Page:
At the end of Chapter 9, as Scout eavesdrops on a conversation between Atticus and Jack, the reader senses Scout's respect and admiration for her father blossoming, even moreso when Scout learns Atticus knew she was listening.

That sometimes grudging, but growing respect continues building momentum in Chapter 10, where we learn the root of the book's title.

Jem and Scout receive air-guns for Christmas, and Atticus says he prefers Jem shoot tin cans in the back yard, but he knows Jem will go after birds.

"Shoot all the bluejays you want, if you can hit 'em," Atticus instructs, "but remember it's a sin to kill a mockingbird." Later, Miss Maudie tells Scout that her father is correct, because mockingbirds "don't do one thing but sing their hearts out for us."

It's another animal, though, that bolsters Jem's and Scout's deep admiration for their father. Tim Johnson, the "liver-colored bird dog, the pet of Maycomb," was acting strangely. Indeed, Tim has rabies, a serious problem in dogs and cats in Alabama through the early 1960s, when aggressive rabies vaccination programs started and cases of the disease declined.

While the state Department of Public Health has no hard statistics for the 1930s, Dr. Lee Jones, the state public health veterinarian and the expert on rabies with the health department, said "there's no reason to expect it was any different" in the '30s or '40s than it was in the 1950s and early 1960s, from which the state does have records. Those records show more than 500 cases of rabies in dogs in 1953 alone. Years with more than 300 to more than 700 total rabies cases across species weren't unusual.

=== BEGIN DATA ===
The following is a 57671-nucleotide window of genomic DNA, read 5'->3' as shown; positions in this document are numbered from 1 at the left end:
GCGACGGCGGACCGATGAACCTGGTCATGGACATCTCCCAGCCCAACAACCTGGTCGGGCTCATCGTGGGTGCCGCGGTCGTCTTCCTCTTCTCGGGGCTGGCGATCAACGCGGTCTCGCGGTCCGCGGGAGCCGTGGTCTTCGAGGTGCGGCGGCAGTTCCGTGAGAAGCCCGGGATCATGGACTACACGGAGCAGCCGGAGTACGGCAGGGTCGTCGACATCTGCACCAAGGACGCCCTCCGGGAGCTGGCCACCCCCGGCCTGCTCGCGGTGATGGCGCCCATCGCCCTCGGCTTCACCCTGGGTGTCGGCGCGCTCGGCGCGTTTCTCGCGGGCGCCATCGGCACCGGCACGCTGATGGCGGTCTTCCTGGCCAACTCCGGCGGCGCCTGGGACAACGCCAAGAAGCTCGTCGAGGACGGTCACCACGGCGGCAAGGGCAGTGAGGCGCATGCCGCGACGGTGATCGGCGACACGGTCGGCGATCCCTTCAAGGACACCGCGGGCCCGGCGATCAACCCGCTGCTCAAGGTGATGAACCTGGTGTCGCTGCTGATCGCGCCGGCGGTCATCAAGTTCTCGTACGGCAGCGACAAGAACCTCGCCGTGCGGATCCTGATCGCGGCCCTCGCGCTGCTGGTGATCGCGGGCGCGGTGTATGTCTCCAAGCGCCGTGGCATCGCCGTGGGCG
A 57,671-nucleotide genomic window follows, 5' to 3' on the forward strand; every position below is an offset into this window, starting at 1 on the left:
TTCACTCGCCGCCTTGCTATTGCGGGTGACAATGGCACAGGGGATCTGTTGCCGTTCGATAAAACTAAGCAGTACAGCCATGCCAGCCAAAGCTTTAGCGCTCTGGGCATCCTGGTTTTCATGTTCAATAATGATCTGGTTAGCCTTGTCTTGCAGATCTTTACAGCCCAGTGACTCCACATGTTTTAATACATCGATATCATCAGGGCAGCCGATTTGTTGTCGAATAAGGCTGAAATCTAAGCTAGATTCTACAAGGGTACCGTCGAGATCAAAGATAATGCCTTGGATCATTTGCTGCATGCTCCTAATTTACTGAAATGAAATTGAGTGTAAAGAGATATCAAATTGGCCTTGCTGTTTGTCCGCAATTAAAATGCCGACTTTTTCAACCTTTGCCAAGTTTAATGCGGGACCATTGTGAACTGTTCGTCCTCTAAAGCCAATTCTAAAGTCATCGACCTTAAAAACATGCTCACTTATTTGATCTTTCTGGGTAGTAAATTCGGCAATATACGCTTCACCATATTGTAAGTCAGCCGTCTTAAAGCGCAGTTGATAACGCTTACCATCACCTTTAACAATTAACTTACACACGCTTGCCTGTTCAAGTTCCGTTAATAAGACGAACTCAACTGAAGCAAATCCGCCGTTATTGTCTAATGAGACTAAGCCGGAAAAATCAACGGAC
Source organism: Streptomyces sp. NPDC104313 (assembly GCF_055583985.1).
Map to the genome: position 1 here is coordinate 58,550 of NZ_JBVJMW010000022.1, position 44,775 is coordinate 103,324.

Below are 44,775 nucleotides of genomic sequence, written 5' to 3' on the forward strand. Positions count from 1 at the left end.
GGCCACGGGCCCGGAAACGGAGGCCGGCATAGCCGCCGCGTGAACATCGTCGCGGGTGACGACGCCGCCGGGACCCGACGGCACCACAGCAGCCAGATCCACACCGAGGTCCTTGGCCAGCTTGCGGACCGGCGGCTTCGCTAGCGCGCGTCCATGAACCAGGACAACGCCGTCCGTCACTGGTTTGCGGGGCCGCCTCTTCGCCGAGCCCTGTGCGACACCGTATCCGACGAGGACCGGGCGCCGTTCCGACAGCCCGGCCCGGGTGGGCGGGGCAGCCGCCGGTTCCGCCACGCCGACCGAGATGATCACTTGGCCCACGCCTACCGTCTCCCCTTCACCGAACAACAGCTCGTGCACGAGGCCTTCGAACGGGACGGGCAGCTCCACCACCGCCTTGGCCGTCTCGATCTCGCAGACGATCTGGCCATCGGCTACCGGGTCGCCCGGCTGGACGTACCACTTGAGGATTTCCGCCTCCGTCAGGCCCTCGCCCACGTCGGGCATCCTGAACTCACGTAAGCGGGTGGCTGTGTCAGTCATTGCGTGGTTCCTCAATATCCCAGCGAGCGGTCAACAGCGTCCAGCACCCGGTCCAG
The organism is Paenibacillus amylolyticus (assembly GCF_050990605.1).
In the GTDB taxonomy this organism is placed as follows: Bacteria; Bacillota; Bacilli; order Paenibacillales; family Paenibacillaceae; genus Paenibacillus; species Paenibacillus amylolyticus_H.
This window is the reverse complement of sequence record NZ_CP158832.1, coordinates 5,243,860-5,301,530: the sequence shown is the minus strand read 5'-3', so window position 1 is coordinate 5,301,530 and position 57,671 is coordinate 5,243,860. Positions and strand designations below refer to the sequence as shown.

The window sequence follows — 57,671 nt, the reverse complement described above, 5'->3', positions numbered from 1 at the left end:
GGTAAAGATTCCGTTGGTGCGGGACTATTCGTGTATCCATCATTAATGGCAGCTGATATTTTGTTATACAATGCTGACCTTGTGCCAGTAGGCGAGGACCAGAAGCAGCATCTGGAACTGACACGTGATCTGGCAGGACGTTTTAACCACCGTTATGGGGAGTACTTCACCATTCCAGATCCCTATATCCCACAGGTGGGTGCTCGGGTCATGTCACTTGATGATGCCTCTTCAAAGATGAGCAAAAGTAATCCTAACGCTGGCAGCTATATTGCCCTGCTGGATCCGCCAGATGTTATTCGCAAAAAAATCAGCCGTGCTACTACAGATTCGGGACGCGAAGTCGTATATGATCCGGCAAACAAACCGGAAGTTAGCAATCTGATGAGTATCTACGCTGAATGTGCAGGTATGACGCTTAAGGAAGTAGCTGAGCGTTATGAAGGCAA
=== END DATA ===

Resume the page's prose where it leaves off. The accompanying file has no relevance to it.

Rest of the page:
By 1963, two years after Lee won her Pulitzer Prize, there were only five cases of rabies in dogs.

In "To Kill a Mockingbird," as Tim Johnson walks erratically down the street toward Jem and Scout, housekeeper Calpurnia calls Atticus. When Atticus and Sheriff Heck Tate arrive, the mad dog is nearing the Radley's house at a slow, sickly pace. Tate gets his rifle, but then throws it to Atticus, the sheriff admitting to be a lousy shot. What Scout and Jem don't know, however, is that their father was once the best shot in Maycomb County: Ol' One-Shot was his nickname when he was a boy.

As proud as Jem and Scout are of their father's marksmanship, it's Jem who is really impressed because Atticus never told his children; their father is not boastful. He's a gentleman, "just like me!" says Jem.

And as hard as it might have been for readers to "watch" the kindly Atticus Finch shoot a neighborhood dog, it was the right decision.

Rabies is a deadly disease, and once symptoms start, there is no cure, even today.

In the scenario described by Harper Lee, Atticus Finch took exactly the right action, said Dr. Jones. "You are protecting other people by doing that," Jones said. "The dog needs to be destroyed."

Today, Jones said, rarely would one see a rabid dog walking down a street in the United States. "Today, it would be a raccoon," said Jones. "So there's still a risk."

But in Jem's and Scout's day, rabies was not uncommon in dogs and cats. Maycomb is lucky Ol' One-Shot showed up when he did.

What were your impressions of chapters 9 and 10? Did I miss anything? If you're reading it again, are you learning anything new? Share in the comments below.